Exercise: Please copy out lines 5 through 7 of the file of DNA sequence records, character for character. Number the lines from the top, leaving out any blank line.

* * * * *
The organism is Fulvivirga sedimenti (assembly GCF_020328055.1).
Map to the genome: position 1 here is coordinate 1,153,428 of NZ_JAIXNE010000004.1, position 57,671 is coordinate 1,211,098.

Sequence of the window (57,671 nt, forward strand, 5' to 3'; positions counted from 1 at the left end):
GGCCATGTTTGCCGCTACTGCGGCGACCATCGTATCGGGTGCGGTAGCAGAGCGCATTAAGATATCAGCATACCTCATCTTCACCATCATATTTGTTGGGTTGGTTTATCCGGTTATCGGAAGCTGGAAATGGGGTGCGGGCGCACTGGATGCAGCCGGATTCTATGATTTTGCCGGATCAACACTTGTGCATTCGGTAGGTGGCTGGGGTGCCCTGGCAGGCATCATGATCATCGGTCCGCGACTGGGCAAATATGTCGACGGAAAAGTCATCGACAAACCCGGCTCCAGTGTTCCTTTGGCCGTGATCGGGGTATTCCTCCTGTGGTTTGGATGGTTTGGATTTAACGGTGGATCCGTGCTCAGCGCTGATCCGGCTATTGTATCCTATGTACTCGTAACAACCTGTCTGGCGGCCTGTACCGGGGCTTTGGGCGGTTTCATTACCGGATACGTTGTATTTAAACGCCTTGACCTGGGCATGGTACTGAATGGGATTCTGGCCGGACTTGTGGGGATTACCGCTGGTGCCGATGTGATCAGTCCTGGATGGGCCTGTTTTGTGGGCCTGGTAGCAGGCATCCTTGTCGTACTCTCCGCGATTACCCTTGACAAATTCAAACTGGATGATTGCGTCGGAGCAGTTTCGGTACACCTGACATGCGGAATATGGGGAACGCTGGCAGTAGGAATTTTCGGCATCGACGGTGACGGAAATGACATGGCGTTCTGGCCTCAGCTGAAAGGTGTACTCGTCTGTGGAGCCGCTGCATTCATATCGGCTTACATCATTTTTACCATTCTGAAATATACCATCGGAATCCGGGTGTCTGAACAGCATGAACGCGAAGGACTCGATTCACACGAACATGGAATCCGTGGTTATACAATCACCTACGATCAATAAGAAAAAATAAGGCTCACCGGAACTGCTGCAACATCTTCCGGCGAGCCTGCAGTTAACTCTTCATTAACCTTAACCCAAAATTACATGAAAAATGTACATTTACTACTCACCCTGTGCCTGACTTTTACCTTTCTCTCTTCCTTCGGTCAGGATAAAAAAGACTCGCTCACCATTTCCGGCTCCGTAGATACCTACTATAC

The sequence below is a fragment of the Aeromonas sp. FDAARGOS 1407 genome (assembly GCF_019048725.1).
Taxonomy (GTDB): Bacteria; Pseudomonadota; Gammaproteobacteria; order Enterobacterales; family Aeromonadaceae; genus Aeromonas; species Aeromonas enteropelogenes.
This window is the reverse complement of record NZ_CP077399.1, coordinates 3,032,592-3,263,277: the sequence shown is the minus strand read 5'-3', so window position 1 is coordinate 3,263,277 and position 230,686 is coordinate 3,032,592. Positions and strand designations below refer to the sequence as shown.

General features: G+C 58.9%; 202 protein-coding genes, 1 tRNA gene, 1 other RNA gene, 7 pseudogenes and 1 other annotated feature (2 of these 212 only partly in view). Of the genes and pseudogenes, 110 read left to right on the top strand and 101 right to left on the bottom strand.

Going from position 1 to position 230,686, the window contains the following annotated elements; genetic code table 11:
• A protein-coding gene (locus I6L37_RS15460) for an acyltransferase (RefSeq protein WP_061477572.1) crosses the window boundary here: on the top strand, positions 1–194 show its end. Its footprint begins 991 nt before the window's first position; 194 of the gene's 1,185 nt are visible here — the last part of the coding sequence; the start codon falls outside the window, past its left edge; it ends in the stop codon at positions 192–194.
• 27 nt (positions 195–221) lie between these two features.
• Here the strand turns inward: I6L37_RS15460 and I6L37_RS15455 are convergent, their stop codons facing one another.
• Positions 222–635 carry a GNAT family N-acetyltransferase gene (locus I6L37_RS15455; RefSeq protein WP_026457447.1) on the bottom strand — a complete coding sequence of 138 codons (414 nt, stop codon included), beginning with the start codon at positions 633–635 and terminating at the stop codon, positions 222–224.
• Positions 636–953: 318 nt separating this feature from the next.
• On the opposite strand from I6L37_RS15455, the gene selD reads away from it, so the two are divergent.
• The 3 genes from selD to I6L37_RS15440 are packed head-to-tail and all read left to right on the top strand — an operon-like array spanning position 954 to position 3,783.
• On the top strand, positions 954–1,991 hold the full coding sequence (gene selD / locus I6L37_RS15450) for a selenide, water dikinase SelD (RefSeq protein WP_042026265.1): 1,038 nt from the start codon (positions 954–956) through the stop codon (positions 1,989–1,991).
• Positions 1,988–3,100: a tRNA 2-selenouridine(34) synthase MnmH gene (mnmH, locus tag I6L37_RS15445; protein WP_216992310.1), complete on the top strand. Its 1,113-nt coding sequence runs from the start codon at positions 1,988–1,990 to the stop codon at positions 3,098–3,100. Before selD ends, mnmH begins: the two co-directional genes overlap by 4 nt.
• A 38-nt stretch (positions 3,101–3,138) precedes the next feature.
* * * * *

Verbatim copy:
The sequence below is a fragment of the Aeromonas sp. FDAARGOS 1407 genome (assembly GCF_019048725.1).
Taxonomy (GTDB): Bacteria; Pseudomonadota; Gammaproteobacteria; order Enterobacterales; family Aeromonadaceae; genus Aeromonas; species Aeromonas enteropelogenes.
This window is the reverse complement of record NZ_CP077399.1, coordinates 3,032,592-3,263,277: the sequence shown is the minus strand read 5'-3', so window position 1 is coordinate 3,263,277 and position 230,686 is coordinate 3,032,592. Positions and strand designations below refer to the sequence as shown.